Melatonin is a natural hormone produced by the brain which regulates your internal body clock (circadian rhythm) and is a popular treatment for jet lag.
Jetlag can be brutal, days or even weeks spent awake at 3 in the morning and fast asleep in the afternoon. Some frequent travellers obsess on specific routines to avoid increasing the likelihood of disturbed sleep, from proactively adjusting to to the new time zone before arriving, to staying awake on a red-eye flight to sleep on arrival. While these techniques can be useful in the right situation, they don’t work in most, and some people are more susceptible to insomnia.
Across the Atlantic, the number of people in the US using melatonin has doubled, and over 3.1 million Americans use it to improve sleep. While it is available in up to 10mg doses in the US as a dietary supplement, in the UK melatonin is classed as a medicine and is available on prescription in a (2mg) slow release form; and only for those aged over 55 suffering from a short term sleep disorder. Note, melatonin is also available ‘unlicensed’ in the UK where a doctor deems it approritate for conditions outside of the aforementioned use case; although this is rare.
The precursor to melatonin is serotonin, a primary neurotransmitter modulating mood balance, among other functions. Melatonin is produced in the pineal gland, in the middle of the brain, and it helps regulate day and night cycles.
The retina transmits signals related to exposure to light or darkness to reduce or stimulate melatonin production, and consequently, the body naturally secretes melatonin when it’s dark, as a signal to go to sleep.
Melatonin can help you fall asleep, albeit indirectly, studies indicate it can reduce insomnia if taken 90 minutes before bedtime. Although, melatonin doesn’t appear to be as effective as other remedies promoting sleep.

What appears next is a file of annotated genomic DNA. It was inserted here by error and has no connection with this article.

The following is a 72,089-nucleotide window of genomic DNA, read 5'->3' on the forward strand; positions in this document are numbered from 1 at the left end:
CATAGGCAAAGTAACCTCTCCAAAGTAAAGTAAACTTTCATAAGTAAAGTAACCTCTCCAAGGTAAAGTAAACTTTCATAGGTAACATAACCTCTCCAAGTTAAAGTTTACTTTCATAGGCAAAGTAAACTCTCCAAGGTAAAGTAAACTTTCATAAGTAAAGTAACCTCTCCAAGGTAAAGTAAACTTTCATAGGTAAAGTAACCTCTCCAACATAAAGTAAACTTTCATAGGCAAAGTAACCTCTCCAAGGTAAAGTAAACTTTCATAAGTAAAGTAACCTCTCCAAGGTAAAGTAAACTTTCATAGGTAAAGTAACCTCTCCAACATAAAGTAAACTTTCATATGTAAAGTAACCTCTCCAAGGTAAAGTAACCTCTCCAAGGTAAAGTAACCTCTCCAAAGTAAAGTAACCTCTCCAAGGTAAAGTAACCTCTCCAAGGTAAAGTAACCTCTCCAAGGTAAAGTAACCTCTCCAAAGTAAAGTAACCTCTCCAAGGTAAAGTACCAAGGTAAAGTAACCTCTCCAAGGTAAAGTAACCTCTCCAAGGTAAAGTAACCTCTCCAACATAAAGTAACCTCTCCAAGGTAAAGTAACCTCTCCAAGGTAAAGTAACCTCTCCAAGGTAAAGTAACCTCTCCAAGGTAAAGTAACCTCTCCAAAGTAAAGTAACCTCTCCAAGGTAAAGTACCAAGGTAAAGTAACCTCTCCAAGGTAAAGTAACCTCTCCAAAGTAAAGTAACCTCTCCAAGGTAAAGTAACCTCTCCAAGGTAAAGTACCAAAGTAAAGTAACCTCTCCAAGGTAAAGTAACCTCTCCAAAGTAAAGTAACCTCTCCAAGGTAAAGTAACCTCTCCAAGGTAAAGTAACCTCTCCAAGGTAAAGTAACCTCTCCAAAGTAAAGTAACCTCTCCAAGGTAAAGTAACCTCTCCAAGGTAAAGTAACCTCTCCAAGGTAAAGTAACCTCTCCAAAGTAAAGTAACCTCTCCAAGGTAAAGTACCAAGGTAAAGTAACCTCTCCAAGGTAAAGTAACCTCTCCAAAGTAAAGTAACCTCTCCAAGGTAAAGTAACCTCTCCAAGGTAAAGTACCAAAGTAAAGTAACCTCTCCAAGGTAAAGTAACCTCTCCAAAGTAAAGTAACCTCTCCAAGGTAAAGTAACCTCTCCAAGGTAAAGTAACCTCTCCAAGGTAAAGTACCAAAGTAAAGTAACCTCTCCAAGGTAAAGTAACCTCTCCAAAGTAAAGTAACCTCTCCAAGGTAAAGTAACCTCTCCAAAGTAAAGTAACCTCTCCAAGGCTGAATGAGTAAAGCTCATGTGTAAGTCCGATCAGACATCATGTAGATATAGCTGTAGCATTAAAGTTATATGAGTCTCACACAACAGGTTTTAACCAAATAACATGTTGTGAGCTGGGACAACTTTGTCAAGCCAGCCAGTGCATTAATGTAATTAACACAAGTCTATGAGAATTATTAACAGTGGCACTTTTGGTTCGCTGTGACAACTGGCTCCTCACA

It is commonly used to reset the body clock when travelling long distances across time multiple time zones, as a short term solution for jet lag. Research indicates the realised benefits improve the more time zones crossed, but less so for westward travel. The study concluded melatonin is particularly useful for the treatment of jet-lag, but the pharmacology and toxicology of the substance needs further investigation.
Products sold over the counter (outside the UK) are usually synthetic copies of melatonin, and the drug is a hormone not merely a sleeping pill or standard supplement.
Melatonin itself does not induce sleep; it informs your body that it’s night time and to prepare for sleep. Hence, why it’s useful for jet lag. It can also interact with other drugs, and while outside the UK it can be obtained without a prescription, extra care has to be taken to avoid conflicts and its use should always be advised by a medical professional.
CBD is a natural compound found abundantly in hemp, and its use is increasing as a sleep aid. While research suggests CBD can help reduce insomnia, most of the studies thus far are pre-clinical. For more information on CBD and studies on sleep please check out our post here.
The debate of CBD vs melatonin is becoming more popular on forums and through anecdotal evidence from the public using both and comparing its use.
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Disclaimer: Views expressed here do not necessarily reflect those of Nature & Bloom and its staff. This article is not intended to provide medical advice, diagnosis, treatment, cure or prevention for any disease. Nature & Bloom products have not been evaluated by the MHRA.